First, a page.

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Researchers have a role to play in decreasing inequality in access to phosphorus: Thoughts from the Sustainable Phosphorus Summit

January 15, 2015

Author:  Genevieve Metson

Phosphorus as a major concern

From September 1st to September 3rd 2014, scientists from around the world met at the Sustainable Phosphorus Summit 2014 in Montpellier to discuss how to better manage Phosphorus, an essential element for all of us Over the three-day conference, we heard about some of the cutting edge research on both problems and solutions associated with phosphorus management, from soil-plant interactions to regional changes in human diets.

One of the big problems, which many at the conference thought deserved more attention, is inequality of access to phosphorus. In a workshop session on the last day of the conference, 25 of us gathered and decided to think about what role we, as researchers from diverse disciplines, countries, and levels of experience, can play in addressing this problem. We decided to do so by contextualizing the role of researchers within the priorities of phosphorous producers and phosphorus consumers in the development of more equitable phosphorus management.

Setting the stage: What is the phosphorus inequality problem?

Although the vast majority of mined phosphorus reserves are in Africa (mostly in Morocco), farmers on this continent often have the highest need for P fertilizer and the least access. There are high phosphorus requirements for agriculture because most of the soils are old and high in other elements, like iron or aluminum, that make it difficult for plants to get to the phosphorus that is applied. In addition, as fertilizer applications have been low for many years, there are no reserves in the soil. Access to fertilizers is difficult for farmers because costs are high (due to transportation difficulties and limited market development), and their purchasing capacity is low due to low incomes. On the other hand, many other areas of the world with more incomes have been applying excess phosphorus for years. Sustainable phosphorus management entails not only limiting pollution, it also means ensuring that all farmers have access to enough phosphorus to ensure local and global food security. Currently poorer nations, especially in Africa, are far from having access to the phosphorus they need, leading to a situation of inequality.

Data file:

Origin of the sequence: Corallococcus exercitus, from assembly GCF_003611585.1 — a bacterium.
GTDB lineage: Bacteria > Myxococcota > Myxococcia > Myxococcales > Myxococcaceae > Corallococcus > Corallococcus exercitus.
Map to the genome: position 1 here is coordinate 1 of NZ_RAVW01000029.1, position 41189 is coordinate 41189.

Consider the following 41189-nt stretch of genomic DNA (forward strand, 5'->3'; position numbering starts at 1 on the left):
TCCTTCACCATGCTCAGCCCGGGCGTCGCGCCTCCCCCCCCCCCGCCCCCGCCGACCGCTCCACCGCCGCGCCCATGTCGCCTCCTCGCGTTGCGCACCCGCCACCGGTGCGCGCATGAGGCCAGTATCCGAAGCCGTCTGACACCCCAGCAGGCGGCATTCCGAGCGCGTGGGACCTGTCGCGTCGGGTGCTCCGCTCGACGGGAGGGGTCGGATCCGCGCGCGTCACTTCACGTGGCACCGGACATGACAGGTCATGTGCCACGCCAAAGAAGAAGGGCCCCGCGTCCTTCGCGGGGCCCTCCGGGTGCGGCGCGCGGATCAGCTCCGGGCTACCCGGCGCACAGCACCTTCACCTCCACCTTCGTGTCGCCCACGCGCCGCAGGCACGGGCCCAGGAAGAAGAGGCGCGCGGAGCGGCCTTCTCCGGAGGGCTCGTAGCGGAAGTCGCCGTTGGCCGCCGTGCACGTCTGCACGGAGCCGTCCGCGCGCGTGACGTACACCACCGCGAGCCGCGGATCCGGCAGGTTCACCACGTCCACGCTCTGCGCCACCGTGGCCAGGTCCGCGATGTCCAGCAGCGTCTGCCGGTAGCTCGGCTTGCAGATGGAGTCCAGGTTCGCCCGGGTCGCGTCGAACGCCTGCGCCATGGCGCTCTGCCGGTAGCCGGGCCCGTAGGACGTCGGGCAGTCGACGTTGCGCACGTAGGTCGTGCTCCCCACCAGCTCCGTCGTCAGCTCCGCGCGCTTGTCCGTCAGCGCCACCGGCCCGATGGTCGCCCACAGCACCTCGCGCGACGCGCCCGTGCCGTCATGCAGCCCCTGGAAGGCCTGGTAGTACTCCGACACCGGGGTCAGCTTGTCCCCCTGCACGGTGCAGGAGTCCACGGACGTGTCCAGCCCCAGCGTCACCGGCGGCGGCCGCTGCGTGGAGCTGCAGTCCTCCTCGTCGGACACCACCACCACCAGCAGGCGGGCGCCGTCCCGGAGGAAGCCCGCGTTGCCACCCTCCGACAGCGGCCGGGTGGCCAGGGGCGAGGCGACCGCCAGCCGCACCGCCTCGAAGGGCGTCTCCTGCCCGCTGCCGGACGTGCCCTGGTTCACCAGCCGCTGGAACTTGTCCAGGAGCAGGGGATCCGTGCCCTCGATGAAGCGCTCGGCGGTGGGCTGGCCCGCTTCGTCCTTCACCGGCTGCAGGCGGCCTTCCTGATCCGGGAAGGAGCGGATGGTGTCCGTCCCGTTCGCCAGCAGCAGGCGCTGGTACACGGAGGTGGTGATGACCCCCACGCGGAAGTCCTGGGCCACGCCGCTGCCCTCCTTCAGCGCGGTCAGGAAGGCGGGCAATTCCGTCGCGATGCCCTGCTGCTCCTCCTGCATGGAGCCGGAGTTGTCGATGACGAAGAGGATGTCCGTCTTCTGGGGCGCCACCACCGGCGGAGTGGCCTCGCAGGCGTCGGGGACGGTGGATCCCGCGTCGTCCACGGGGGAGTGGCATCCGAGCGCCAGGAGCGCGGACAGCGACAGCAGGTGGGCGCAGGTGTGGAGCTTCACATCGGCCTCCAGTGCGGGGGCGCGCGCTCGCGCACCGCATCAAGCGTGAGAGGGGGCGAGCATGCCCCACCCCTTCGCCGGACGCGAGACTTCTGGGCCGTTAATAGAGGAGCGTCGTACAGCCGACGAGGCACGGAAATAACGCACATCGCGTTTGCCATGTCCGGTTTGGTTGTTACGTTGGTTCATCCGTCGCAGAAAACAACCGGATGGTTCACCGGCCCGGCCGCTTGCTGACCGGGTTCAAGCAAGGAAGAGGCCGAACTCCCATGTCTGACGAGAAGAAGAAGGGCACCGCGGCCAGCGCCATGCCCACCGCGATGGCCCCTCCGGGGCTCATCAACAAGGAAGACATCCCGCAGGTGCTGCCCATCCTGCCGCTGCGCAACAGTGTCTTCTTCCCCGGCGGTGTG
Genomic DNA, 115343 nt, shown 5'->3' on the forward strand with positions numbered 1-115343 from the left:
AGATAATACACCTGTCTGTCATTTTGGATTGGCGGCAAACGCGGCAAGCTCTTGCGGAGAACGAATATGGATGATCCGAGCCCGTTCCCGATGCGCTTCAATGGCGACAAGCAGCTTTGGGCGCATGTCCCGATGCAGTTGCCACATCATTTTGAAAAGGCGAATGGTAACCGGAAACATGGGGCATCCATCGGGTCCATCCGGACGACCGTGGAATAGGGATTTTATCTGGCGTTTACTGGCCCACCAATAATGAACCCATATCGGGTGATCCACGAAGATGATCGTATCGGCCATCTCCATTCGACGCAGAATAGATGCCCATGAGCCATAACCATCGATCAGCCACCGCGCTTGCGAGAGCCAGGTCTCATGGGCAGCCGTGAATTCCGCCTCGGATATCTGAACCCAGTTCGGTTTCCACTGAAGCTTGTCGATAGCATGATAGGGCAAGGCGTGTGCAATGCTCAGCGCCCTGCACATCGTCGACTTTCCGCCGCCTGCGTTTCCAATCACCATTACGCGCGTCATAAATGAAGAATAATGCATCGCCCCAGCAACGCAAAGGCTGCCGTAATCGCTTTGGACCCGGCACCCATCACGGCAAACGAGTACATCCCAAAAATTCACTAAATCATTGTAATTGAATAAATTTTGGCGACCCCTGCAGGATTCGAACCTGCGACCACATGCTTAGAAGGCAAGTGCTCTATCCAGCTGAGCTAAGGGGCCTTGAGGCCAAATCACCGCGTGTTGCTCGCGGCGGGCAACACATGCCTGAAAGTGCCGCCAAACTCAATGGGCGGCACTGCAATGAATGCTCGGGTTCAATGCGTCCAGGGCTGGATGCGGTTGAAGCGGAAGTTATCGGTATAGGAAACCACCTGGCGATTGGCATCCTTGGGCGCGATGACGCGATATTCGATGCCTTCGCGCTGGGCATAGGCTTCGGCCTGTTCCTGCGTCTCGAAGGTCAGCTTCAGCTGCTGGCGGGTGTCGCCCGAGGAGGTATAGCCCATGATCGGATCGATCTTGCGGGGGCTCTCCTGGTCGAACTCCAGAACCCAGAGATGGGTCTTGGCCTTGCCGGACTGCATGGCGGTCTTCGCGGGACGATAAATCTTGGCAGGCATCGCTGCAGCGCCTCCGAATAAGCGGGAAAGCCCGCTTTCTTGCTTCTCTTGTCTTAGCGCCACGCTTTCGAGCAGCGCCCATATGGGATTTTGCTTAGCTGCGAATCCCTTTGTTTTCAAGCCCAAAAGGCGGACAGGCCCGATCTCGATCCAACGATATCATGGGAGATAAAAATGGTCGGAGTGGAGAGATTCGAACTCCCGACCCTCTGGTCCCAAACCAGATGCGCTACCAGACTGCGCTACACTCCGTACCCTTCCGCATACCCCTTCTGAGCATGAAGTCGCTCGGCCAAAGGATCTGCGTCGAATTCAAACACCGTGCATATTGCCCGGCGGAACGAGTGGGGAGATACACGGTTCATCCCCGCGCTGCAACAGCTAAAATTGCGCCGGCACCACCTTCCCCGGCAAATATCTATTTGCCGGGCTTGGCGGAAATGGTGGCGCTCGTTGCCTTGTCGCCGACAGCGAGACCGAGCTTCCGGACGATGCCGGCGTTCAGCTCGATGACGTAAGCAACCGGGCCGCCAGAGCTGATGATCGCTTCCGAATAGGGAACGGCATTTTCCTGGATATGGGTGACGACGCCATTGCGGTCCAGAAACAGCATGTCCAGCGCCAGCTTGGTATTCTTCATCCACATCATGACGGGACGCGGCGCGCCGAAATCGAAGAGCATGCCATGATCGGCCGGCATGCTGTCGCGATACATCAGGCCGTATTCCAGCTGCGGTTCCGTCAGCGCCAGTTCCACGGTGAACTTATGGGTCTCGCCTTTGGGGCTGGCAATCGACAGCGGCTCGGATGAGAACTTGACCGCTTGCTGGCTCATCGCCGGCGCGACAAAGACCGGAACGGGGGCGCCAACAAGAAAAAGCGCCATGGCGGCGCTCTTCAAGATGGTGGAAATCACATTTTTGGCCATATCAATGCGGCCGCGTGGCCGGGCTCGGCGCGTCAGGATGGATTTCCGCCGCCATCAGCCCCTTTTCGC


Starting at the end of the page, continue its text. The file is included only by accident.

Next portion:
The workshop: How can researchers help address the problem?

There is almost no pressure or driver for phosphorus producing countries and companies to change production or marketing processes or business models as long as they have access to the resource and can sell phosphorus at a good price. Requiring a firm target for use of recycled products in fertilizer production and encouraging enterprise development for local and small-scale production could be a way forward. This entails not only changing the market, but also changing what it means to be a “producer of phosphorus”. This new definition could include phosphorus reuse enterprises and small producers. Such a shift could lead to local redistribution of power with regards to phosphorus availability and would enable leveraging the co-benefits between phosphorus management, sanitation, and food security (to name a few), and as such address multiple local priorities at once.

The primary concerns of phosphorus consumers (including phosphorus importing countries and individual farmers) moving forward are related to understanding the diversity of the phosphorus resources and the security of supply. Access to phosphorus resources should be tailored to each specific region, country, and context so that consumers can have access to the forms of phosphorus they can afford and the quantities that can help ensure high yields and limited environmental damage.

Research needs to support efforts towards recycling in order to promote a more equitable redistribution (and decentralization) of resources to ensure access to phosphorus for all farmers. We need to develop easy and low-cost tests and tools that make it possible to assess phosphorus needs and availability of resources at various scales. Such tests would enable more equitable access to information. We, as researchers, should also support more partnered research among nations, farms, and cities across the spectrum of phosphorus accessibility contexts. Specifically initiating research projects that include partnerships across currently phosphorus-rich areas of the world to phosphorus-poor areas would be an important step forward.

The summary above was written by the author and may not reflect all the opinions or perceptions of those that participated in the workshop. Dr. Metson would like to thank Dr. Tina Neset-Smid, Jessica Shepard, Rosanna Kleeman, and Zenah Bradford-Hartke for their help facilitating and documenting the workshop session

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